Black History Month: An interview with Lawrence Hill
Lawrence Hill is the award-winning author of ten books. He has written non-fiction books such Blood: the Stuff of Life, the subject of his 2013 Massey Lectures. Mr. Hill has also penned much-lauded fictional works, such as The Book of Negroes, which won the Rogers Writers’ Trust Fiction Prize and the Commonwealth Writers’ prize for best book, as well as both CBC Radio’s Canada Reads competition and Radio-Canada’s Le combat des livres. The book was also turned into an acclaimed television miniseries. His most recent work is called The Illegal and was published in Canada in 2015.1 Mr. Hill recently talked to us about his work, human rights and the significance of Black History Month.
Is Black History Month important to you?
Yes, but it's too bad that it's the coldest and shortest month of the year! How about July? To be serious, it's vitally important. Black history is Canadian history and it's also world history, but it is a slice of history that far too few Canadians know about. How is it that we know more about American slavery or the American civil rights movement than their counterparts in Canada?
Your parents were involved in human rights work in the fifties and sixties. Can you tell us a little about that?
My parents married interracially in Washington DC in 1953 and moved the next day to Canada. They co-founded, with friends, the Ontario Black History Society and each wrote a book about black history, too. My father served as the first director and then chairperson of the Ontario Human Rights Commission, so human rights issues circulated around our kitchen table and became a conversational staple. Some children turn away from their parents' values, and other children embrace them. I fall into the latter category: my parents' own lives at the forefront of the human rights movement influenced me profoundly as a person and as a writer.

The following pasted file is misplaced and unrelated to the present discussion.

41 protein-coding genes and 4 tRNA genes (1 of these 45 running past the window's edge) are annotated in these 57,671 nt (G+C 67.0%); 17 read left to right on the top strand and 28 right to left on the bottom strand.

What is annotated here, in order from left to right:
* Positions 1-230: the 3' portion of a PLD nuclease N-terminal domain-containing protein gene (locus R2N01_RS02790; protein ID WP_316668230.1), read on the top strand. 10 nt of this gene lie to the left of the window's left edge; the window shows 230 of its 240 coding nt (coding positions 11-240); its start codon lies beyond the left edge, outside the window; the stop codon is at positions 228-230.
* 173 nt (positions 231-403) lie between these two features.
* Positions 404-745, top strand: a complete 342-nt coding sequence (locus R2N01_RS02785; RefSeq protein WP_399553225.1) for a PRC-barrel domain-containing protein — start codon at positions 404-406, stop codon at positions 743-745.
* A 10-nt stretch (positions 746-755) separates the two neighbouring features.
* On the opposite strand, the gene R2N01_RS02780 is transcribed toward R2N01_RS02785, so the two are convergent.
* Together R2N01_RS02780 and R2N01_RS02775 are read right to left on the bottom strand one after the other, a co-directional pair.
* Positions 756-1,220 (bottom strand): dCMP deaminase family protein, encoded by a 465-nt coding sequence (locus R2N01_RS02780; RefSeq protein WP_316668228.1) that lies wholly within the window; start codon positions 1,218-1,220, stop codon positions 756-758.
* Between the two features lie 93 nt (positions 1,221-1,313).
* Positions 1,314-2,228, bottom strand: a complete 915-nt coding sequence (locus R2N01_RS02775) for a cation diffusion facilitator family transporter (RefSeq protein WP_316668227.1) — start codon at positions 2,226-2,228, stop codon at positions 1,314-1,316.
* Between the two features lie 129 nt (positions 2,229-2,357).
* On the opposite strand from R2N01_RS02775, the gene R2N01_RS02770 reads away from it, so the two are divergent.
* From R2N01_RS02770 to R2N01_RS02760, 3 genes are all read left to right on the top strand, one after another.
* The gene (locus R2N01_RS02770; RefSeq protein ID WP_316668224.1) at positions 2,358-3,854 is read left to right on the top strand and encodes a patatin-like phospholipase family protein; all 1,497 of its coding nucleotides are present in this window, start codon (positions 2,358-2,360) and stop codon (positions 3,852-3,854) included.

What inspired you to write The Illegal?
I travelled to West Berlin a few times in the 1980s to visit my late sister, Karen Hill. As I travelled to the USA and to Africa to find and assert my own black identity, Karen went to Berlin and began to get involved with people in the Sudanese community there. I was fascinated and touched to watch Sudanese expatriates struggle to get on with their lives in a country where many of them did not have citizenship or fully legal status, and ever since then, I have been thinking about the plight of stateless people. The Illegal is a novel about an elite marathoner who flees violence in his homeland and takes up residence as an undocumented refugee in a rich nation that does not want him.
What role do you think literature has in promoting racial inclusion and human rights?
Literature has a profound role to play in this regard. It awakens our consciousness and prods us to think about painful and disturbing truths about how human beings act and should act. I’m proud to follow my own passions and to be a writer.